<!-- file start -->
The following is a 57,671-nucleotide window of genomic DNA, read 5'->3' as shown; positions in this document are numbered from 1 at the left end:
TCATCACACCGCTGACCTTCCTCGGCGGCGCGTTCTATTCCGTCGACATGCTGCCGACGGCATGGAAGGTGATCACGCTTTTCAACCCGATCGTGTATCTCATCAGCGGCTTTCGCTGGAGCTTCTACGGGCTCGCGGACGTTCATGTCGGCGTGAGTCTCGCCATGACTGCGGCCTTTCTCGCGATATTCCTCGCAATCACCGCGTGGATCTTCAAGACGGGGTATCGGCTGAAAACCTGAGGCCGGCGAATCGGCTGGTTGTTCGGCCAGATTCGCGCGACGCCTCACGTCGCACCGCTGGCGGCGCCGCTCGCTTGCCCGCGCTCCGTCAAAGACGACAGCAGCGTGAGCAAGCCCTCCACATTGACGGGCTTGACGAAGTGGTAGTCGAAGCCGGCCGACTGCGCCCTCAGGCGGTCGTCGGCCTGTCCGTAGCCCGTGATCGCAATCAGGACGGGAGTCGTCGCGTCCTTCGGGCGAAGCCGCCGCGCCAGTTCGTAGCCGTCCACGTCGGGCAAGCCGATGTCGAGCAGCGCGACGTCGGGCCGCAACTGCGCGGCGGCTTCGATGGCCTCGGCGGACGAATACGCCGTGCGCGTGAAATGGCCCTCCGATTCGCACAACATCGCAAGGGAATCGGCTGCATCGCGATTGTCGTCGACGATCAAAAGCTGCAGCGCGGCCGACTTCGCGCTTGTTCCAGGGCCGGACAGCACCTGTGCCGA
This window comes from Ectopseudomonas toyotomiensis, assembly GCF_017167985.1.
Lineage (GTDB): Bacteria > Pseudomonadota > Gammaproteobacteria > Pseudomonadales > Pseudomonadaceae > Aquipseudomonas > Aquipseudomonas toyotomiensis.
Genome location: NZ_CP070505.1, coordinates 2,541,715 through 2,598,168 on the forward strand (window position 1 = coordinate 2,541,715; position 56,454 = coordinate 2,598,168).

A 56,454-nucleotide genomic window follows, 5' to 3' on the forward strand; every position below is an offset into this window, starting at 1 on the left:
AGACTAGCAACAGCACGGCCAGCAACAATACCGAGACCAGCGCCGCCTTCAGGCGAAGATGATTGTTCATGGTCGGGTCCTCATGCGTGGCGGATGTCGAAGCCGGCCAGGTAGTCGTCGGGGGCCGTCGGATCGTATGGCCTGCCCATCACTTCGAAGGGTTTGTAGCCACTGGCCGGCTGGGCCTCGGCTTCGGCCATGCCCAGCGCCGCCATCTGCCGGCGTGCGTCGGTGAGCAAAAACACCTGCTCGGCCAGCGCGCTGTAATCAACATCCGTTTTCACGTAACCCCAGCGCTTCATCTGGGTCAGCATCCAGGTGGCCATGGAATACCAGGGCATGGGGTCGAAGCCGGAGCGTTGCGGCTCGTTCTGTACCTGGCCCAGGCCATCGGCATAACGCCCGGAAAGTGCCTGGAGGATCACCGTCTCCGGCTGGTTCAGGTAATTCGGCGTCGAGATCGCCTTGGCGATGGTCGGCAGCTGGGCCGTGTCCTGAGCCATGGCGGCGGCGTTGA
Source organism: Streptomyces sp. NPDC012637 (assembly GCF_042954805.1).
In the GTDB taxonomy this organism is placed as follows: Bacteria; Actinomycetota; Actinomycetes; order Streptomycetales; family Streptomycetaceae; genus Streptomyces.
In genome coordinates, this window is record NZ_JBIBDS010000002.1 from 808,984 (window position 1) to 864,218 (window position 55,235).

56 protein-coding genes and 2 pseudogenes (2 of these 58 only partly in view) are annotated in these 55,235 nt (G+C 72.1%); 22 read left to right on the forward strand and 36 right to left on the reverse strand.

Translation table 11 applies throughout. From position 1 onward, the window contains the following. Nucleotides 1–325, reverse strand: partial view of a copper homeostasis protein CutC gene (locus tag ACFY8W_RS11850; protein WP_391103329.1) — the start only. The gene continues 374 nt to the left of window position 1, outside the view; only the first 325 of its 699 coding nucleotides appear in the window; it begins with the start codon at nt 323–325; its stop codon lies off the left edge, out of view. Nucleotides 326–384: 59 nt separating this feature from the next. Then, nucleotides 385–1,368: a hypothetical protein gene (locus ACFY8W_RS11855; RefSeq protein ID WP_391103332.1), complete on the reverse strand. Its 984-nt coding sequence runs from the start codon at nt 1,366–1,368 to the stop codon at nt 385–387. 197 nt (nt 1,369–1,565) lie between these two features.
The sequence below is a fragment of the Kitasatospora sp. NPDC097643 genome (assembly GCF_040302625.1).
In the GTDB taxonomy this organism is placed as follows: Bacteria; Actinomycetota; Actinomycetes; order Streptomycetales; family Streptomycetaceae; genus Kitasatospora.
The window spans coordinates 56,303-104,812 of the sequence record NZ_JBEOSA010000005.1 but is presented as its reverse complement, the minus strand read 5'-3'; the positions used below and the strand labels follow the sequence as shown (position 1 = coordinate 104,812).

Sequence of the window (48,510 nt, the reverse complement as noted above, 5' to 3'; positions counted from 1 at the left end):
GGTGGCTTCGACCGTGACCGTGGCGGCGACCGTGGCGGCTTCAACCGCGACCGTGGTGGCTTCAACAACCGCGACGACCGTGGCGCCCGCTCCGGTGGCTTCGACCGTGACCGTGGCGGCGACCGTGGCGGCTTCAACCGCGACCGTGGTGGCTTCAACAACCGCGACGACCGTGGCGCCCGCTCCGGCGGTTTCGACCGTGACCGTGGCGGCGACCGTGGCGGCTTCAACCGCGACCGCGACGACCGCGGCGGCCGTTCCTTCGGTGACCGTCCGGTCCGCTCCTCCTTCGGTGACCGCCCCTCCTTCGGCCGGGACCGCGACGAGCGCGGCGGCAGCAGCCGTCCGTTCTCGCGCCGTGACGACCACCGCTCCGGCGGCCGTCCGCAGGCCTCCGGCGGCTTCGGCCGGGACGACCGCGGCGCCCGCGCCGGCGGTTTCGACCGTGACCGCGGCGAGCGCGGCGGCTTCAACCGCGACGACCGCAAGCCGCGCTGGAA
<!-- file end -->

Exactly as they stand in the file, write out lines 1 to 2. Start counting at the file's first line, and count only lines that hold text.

The following is a 57,671-nucleotide window of genomic DNA, read 5'->3' as shown; positions in this document are numbered from 1 at the left end:
TCATCACACCGCTGACCTTCCTCGGCGGCGCGTTCTATTCCGTCGACATGCTGCCGACGGCATGGAAGGTGATCACGCTTTTCAACCCGATCGTGTATCTCATCAGCGGCTTTCGCTGGAGCTTCTACGGGCTCGCGGACGTTCATGTCGGCGTGAGTCTCGCCATGACTGCGGCCTTTCTCGCGATATTCCTCGCAATCACCGCGTGGATCTTCAAGACGGGGTATCGGCTGAAAACCTGAGGCCGGCGAATCGGCTGGTTGTTCGGCCAGATTCGCGCGACGCCTCACGTCGCACCGCTGGCGGCGCCGCTCGCTTGCCCGCGCTCCGTCAAAGACGACAGCAGCGTGAGCAAGCCCTCCACATTGACGGGCTTGACGAAGTGGTAGTCGAAGCCGGCCGACTGCGCCCTCAGGCGGTCGTCGGCCTGTCCGTAGCCCGTGATCGCAATCAGGACGGGAGTCGTCGCGTCCTTCGGGCGAAGCCGCCGCGCCAGTTCGTAGCCGTCCACGTCGGGCAAGCCGATGTCGAGCAGCGCGACGTCGGGCCGCAACTGCGCGGCGGCTTCGATGGCCTCGGCGGACGAATACGCCGTGCGCGTGAAATGGCCCTCCGATTCGCACAACATCGCAAGGGAATCGGCTGCATCGCGATTGTCGTCGACGATCAAAAGCTGCAGCGCGGCCGACTTCGCGCTTGTTCCAGGGCCGGACAGCACCTGTGCCGA